2017
Moldova has maintained a very high level of enrolment in predominantly fullday kindergarten by earmarking a part of communities’ decentralized budgets for preschool education. However, salaries for preschool staff may appear to be insufficient to sustain this situation on the long run. This report is written by a team from Yale University.
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China
2017
The Chinese Development Research Foundation (CDRF) held a conference in Beijing in October 2016 to explore the possibility of universalizing “early learning” opportunities nation-wide. This report is based on a presentation at that conference, addressing both parenting programs and preschool education. Given the scale of the country, this brief report only provides a general response to the CDRF’s question.
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Azerbaijan
2016
Azerbaijan has been very successful in increasing preschool enrolment in a relatively short period of time. Here you find two reports (in one Word-file) that describe that process.
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Timor-Leste
2015
The NGO community in Timor-Leste has developed a great strategy to continuously create new ECD centers, which the government would “take over” after a few years by formalizing and funding them. Drafted by a team from Yale, this report shows how this mechanism can be instrumental in scaling up preschool education.
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Bosnia and Herzegovina
2014
Great support was received from the national UNICEF office in exploring the possibilities for expanding prechool education in this strongly divided country. The report contains some ideas on how to reach out to remote communities with small numbers of children.
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Uganda
2013
Jointly with Professor Jere Behrman, we developed scenarios for the expansion of preschool education in Uganda, including a benefit-to-cost analysis. The mission to Uganda revealed very important insights in local dynamics around community-based ECD centers. Please begin by reading the “Guidance to the Reader” paragraph on the title-page.
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Panamá
2012
This report would not have been possible without the excellent work by the national UNICEF office to involve policy makers. The policy was donor-initiated but soon became government-owned. The report was directly drafted in Spanish; no English version is available.
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Nigeria
2011
While official statistics suggested that few children in Nigeria were attending preschool in 2011, data from a household survey indicated that many are attending unregistered preschools. Under-age enrolment in primary school was also prominent. The situation found in Nigeria was one of the sources of inspiration for the idea of a Preschool Entitlement (see global reports).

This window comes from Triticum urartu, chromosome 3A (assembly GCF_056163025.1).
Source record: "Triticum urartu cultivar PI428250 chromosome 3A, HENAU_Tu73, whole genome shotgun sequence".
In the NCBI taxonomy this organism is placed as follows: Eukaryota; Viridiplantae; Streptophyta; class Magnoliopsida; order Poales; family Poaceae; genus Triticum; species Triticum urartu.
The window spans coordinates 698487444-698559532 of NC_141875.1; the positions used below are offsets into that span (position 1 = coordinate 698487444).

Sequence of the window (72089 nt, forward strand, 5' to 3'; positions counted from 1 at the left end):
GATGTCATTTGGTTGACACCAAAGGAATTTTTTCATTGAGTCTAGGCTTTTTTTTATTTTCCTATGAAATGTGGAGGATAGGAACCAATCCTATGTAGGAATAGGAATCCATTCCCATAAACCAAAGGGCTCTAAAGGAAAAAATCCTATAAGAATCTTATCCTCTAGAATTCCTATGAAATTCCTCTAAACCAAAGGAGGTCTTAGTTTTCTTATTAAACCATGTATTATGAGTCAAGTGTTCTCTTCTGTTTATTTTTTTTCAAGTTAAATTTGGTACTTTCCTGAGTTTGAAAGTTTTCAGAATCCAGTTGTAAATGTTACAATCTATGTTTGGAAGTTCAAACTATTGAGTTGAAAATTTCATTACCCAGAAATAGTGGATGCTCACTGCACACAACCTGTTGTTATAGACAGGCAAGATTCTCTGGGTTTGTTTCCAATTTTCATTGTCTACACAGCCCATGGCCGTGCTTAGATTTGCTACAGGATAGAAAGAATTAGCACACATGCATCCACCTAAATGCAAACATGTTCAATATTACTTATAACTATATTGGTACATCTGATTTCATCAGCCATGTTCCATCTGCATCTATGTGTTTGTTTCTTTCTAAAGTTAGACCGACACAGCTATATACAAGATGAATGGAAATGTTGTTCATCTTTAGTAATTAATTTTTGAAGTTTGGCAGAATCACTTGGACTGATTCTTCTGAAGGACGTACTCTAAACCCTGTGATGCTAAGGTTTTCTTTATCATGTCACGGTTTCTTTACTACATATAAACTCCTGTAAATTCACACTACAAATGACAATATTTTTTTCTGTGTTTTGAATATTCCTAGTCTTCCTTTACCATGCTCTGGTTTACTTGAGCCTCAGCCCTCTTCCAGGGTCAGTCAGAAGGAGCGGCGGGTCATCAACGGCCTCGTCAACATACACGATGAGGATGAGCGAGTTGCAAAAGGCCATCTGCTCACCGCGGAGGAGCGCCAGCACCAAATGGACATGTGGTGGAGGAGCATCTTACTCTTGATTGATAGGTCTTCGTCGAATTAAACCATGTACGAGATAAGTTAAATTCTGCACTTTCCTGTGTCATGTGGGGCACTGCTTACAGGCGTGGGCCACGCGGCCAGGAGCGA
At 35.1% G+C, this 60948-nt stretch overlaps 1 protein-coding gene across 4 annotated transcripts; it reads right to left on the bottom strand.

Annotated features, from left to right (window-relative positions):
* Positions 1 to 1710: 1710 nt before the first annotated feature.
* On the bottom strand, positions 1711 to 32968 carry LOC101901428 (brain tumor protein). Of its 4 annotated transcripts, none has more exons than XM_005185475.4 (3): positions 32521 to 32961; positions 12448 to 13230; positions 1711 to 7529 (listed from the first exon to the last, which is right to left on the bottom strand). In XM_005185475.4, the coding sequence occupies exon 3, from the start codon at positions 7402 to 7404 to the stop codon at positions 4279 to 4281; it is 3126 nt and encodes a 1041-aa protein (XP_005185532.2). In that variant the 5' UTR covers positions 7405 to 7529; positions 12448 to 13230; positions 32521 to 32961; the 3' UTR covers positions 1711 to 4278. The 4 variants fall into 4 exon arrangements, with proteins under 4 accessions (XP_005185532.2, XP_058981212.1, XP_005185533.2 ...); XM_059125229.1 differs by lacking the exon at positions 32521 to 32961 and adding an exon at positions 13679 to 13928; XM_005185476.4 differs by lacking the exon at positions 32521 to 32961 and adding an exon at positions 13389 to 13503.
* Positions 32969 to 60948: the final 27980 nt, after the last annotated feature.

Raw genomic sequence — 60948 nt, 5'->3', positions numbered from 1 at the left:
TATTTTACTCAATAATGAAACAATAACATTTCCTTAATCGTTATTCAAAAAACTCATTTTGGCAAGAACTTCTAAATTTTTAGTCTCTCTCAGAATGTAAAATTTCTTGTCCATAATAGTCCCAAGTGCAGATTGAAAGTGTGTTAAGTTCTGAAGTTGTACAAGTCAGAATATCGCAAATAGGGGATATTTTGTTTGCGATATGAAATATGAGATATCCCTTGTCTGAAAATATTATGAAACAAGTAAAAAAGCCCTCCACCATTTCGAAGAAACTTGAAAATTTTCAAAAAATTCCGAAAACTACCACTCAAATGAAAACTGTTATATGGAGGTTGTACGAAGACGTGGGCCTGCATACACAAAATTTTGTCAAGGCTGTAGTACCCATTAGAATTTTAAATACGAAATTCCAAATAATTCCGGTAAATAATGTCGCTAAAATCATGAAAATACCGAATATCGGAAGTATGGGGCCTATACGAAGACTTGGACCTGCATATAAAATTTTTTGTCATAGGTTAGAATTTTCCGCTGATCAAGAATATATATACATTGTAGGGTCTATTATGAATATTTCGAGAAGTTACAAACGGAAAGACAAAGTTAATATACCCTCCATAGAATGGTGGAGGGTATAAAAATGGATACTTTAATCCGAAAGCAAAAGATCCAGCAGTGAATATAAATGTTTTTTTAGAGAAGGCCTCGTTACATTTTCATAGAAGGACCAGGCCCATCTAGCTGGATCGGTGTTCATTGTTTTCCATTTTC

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Kyrgyzstan
2010
This report benefited strongly from the excellent dialogue and cooperation between government and donor community. Two innovations by the Aga Khan Foundation will always remain an inspiration: the Jailoo (mountain meadow) kindergarten that travels with semi-nomadic communities, and the satellite model with a central kindergarten that supports smaller establishments in its vicinity (home-based and school-based).
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Macedonia
2010
The UNICEF national office in Macedonia has been very dedicated to making preschool education available for more children than just the happy few. It has been an honour to support this process by means of this report. (The country’s name is now North-Macedonia).
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Tanzania
2010
This report illustrates the enormous complications that come with attempts to implement a donor-driven “integrated ECD” policy in a country where ECD services are fragile and scarce. On the title-page, a comment has been inserted to elaborate this point.
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The 18 remaining countries:

Albania, Armenia, Bangladesh, Colombia, Ethiopia, Georgia, Indonesia, Jordan, Kenya, Kosovo, Laos, Montenegro, Nepal, Pakistan, Perú, Romania, Sudan, Uzbekistan.

Contact me.

For any questions, please contact me at janvanravens@hotmail.com.
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Jan van Ravens